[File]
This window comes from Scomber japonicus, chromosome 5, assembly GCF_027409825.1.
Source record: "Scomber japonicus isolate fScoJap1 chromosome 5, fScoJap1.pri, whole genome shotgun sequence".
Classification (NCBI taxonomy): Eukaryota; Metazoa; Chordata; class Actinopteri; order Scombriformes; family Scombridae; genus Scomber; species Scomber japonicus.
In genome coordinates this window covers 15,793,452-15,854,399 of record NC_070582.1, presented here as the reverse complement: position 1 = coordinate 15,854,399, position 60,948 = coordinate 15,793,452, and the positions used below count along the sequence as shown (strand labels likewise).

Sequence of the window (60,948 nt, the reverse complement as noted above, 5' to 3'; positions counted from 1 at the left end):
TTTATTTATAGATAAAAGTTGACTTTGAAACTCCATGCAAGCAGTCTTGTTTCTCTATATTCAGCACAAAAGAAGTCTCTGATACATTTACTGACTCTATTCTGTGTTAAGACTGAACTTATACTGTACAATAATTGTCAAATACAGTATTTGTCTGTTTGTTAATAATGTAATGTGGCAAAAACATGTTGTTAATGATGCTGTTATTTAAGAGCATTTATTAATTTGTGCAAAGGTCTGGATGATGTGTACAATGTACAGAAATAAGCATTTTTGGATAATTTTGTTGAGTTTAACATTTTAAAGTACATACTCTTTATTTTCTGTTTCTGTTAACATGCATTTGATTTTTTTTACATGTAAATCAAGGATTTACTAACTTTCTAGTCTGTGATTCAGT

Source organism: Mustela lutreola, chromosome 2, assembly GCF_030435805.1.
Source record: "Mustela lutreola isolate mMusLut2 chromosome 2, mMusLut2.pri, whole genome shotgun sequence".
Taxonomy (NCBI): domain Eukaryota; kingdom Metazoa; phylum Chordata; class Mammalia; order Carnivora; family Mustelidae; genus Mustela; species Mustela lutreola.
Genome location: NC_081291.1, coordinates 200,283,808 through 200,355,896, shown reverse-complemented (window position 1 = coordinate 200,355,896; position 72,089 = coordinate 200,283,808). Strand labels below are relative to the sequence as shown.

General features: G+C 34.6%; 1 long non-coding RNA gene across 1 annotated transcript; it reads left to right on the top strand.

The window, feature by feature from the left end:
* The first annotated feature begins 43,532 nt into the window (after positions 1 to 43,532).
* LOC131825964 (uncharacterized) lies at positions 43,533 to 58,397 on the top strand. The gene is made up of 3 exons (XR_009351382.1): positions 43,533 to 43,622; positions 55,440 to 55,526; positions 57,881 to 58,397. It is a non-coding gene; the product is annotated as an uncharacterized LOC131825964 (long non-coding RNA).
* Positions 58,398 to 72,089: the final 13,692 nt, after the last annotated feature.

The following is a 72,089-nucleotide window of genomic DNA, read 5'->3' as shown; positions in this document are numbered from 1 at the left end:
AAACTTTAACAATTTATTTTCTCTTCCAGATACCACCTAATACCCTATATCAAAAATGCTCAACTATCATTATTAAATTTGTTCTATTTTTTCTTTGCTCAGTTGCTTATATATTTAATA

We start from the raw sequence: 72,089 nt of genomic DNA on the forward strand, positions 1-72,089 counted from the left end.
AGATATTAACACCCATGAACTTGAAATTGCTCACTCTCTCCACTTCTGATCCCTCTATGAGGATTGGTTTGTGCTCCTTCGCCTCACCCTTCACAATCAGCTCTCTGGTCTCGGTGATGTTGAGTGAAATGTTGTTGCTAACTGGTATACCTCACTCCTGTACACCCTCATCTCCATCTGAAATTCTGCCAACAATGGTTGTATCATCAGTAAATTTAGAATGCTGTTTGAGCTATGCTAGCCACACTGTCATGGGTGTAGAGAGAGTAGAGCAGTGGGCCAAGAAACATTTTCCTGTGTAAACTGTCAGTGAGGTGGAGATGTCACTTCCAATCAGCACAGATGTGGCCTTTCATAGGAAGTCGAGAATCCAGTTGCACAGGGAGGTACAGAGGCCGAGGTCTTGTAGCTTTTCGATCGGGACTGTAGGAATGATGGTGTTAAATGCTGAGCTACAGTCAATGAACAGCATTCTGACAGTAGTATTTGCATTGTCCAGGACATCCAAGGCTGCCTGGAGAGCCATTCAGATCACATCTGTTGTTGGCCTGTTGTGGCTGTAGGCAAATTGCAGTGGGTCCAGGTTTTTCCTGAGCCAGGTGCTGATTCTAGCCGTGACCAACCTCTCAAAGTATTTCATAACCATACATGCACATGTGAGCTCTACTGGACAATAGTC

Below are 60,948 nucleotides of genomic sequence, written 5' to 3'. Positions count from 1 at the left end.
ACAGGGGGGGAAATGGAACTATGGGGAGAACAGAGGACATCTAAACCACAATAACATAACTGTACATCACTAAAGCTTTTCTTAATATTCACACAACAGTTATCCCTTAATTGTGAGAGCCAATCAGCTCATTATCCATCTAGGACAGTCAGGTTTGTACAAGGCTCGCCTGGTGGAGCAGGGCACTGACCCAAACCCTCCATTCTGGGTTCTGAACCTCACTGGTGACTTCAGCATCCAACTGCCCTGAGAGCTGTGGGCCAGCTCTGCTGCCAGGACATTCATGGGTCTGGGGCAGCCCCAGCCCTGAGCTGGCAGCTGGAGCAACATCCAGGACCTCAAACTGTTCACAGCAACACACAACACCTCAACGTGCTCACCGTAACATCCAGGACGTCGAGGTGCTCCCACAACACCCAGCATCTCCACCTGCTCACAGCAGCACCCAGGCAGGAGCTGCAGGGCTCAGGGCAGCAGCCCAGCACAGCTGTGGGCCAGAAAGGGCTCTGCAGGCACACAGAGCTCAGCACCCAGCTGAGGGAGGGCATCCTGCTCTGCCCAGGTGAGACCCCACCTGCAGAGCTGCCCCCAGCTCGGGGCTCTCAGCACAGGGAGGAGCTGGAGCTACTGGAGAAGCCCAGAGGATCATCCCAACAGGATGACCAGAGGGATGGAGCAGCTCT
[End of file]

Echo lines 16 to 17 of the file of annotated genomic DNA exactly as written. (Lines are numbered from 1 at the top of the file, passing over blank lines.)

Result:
The following is a 72,089-nucleotide window of genomic DNA, read 5'->3' as shown; positions in this document are numbered from 1 at the left end:
AAACTTTAACAATTTATTTTCTCTTCCAGATACCACCTAATACCCTATATCAAAAATGCTCAACTATCATTATTAAATTTGTTCTATTTTTTCTTTGCTCAGTTGCTTATATATTTAATA